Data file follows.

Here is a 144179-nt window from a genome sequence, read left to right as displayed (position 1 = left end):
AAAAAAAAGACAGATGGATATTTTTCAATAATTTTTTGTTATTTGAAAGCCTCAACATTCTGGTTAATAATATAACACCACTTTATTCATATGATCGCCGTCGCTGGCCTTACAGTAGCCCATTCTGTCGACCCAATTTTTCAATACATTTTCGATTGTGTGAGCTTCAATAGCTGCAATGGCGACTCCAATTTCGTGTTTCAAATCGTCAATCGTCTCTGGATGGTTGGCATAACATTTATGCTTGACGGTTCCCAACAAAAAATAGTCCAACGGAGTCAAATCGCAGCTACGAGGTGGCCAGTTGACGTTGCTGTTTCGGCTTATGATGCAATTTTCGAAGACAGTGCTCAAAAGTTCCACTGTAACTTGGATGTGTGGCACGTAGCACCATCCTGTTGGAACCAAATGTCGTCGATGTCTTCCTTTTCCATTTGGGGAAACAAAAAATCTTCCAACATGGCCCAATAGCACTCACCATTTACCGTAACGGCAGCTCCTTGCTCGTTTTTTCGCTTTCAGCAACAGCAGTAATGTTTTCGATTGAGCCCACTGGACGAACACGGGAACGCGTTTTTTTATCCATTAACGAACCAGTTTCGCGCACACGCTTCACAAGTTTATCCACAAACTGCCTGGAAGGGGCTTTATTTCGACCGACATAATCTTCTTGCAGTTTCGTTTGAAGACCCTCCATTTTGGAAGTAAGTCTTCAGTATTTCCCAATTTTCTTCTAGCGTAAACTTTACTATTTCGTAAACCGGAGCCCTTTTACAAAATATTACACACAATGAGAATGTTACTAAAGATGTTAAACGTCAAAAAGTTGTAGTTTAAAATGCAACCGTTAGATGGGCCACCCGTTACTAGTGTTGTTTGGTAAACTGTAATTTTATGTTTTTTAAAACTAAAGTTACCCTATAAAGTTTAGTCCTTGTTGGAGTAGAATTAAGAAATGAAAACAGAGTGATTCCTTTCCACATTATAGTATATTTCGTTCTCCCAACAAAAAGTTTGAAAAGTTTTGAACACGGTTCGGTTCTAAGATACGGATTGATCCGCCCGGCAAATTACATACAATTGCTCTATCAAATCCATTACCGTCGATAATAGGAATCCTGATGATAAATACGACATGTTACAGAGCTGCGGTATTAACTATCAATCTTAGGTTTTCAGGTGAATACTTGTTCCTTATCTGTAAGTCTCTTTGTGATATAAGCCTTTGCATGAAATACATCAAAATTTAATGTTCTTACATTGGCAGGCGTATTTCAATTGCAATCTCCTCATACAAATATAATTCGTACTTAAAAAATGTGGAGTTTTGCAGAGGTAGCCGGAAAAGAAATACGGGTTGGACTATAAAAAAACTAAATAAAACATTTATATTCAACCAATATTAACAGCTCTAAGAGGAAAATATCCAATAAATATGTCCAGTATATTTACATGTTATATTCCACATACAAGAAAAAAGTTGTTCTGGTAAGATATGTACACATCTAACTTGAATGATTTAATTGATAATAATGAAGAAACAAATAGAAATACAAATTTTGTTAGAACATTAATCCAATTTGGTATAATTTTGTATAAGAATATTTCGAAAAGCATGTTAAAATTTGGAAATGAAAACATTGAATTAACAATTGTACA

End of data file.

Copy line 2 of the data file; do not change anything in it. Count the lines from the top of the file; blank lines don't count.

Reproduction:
AAAAAAAAGACAGATGGATATTTTTCAATAATTTTTTGTTATTTGAAAGCCTCAACATTCTGGTTAATAATATAACACCACTTTATTCATATGATCGCCGTCGCTGGCCTTACAGTAGCCCATTCTGTCGACCCAATTTTTCAATACATTTTCGATTGTGTGAGCTTCAATAGCTGCAATGGCGACTCCAATTTCGTGTTTCAAATCGTCAATCGTCTCTGGATGGTTGGCATAACATTTATGCTTGACGGTTCCCAACAAAAAATAGTCCAACGGAGTCAAATCGCAGCTACGAGGTGGCCAGTTGACGTTGCTGTTTCGGCTTATGATGCAATTTTCGAAGACAGTGCTCAAAAGTTCCACTGTAACTTGGATGTGTGGCACGTAGCACCATCCTGTTGGAACCAAATGTCGTCGATGTCTTCCTTTTCCATTTGGGGAAACAAAAAATCTTCCAACATGGCCCAATAGCACTCACCATTTACCGTAACGGCAGCTCCTTGCTCGTTTTTTCGCTTTCAGCAACAGCAGTAATGTTTTCGATTGAGCCCACTGGACGAACACGGGAACGCGTTTTTTTATCCATTAACGAACCAGTTTCGCGCACACGCTTCACAAGTTTATCCACAAACTGCCTGGAAGGGGCTTTATTTCGACCGACATAATCTTCTTGCAGTTTCGTTTGAAGACCCTCCATTTTGGAAGTAAGTCTTCAGTATTTCCCAATTTTCTTCTAGCGTAAACTTTACTATTTCGTAAACCGGAGCCCTTTTACAAAATATTACACACAATGAGAATGTTACTAAAGATGTTAAACGTCAAAAAGTTGTAGTTTAAAATGCAACCGTTAGATGGGCCACCCGTTACTAGTGTTGTTTGGTAAACTGTAATTTTATGTTTTTTAAAACTAAAGTTACCCTATAAAGTTTAGTCCTTGTTGGAGTAGAATTAAGAAATGAAAACAGAGTGATTCCTTTCCACATTATAGTATATTTCGTTCTCCCAACAAAAAGTTTGAAAAGTTTTGAACACGGTTCGGTTCTAAGATACGGATTGATCCGCCCGGCAAATTACATACAATTGCTCTATCAAATCCATTACCGTCGATAATAGGAATCCTGATGATAAATACGACATGTTACAGAGCTGCGGTATTAACTATCAATCTTAGGTTTTCAGGTGAATACTTGTTCCTTATCTGTAAGTCTCTTTGTGATATAAGCCTTTGCATGAAATACATCAAAATTTAATGTTCTTACATTGGCAGGCGTATTTCAATTGCAATCTCCTCATACAAATATAATTCGTACTTAAAAAATGTGGAGTTTTGCAGAGGTAGCCGGAAAAGAAATACGGGTTGGACTATAAAAAAACTAAATAAAACATTTATATTCAACCAATATTAACAGCTCTAAGAGGAAAATATCCAATAAATATGTCCAGTATATTTACATGTTATATTCCACATACAAGAAAAAAGTTGTTCTGGTAAGATATGTACACATCTAACTTGAATGATTTAATTGATAATAATGAAGAAACAAATAGAAATACAAATTTTGTTAGAACATTAATCCAATTTGGTATAATTTTGTATAAGAATATTTCGAAAAGCATGTTAAAATTTGGAAATGAAAACATTGAATTAACAATTGTACA